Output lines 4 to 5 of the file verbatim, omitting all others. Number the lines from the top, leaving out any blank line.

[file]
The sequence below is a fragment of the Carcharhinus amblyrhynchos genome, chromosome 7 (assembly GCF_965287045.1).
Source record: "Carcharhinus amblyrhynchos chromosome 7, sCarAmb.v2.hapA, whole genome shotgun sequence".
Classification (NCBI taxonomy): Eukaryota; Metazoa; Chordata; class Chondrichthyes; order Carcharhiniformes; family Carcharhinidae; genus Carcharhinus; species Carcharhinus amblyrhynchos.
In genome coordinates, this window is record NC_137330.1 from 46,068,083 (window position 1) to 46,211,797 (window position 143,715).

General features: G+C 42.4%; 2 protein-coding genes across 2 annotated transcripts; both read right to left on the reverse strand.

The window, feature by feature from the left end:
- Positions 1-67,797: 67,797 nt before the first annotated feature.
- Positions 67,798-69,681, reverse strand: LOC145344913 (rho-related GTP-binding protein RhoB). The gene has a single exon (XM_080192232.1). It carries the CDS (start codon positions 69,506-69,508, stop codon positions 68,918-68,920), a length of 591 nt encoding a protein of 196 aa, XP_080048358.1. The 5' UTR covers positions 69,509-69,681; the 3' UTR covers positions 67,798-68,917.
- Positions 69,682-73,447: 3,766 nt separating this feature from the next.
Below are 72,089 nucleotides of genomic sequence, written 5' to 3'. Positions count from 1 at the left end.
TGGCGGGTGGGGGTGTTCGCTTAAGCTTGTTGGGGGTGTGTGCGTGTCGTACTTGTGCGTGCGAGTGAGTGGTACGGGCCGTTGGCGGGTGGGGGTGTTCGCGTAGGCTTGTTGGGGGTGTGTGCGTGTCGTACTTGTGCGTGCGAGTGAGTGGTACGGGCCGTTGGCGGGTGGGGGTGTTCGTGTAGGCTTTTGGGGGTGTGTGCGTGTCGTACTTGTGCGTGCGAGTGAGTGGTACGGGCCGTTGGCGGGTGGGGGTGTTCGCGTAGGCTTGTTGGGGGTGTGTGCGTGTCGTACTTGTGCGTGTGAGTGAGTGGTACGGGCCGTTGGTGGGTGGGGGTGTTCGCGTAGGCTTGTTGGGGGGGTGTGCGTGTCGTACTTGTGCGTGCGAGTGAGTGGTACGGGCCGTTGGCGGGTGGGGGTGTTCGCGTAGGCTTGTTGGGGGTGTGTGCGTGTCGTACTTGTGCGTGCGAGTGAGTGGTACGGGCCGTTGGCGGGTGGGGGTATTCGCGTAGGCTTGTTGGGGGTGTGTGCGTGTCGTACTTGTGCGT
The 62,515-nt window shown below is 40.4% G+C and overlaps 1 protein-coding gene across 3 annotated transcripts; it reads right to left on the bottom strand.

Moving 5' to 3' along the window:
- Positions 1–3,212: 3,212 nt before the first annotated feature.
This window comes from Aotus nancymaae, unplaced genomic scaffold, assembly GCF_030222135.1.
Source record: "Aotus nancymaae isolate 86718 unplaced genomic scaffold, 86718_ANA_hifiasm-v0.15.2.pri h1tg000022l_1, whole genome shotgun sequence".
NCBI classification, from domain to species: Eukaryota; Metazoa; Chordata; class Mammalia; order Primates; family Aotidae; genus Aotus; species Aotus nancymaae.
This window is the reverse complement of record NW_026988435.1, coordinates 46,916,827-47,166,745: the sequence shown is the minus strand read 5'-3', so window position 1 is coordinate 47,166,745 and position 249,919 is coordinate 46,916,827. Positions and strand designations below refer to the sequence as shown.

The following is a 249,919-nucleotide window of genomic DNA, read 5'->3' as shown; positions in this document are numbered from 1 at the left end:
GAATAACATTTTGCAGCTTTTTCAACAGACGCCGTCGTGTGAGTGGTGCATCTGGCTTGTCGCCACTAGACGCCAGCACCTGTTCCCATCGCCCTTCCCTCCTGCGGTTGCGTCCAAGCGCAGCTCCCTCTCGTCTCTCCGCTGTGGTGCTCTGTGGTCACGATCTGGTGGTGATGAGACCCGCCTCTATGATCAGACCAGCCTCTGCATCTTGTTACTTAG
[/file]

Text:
In genome coordinates, this window is record NC_137330.1 from 46,068,083 (window position 1) to 46,211,797 (window position 143,715).

General features: G+C 42.4%; 2 protein-coding genes across 2 annotated transcripts; both read right to left on the reverse strand.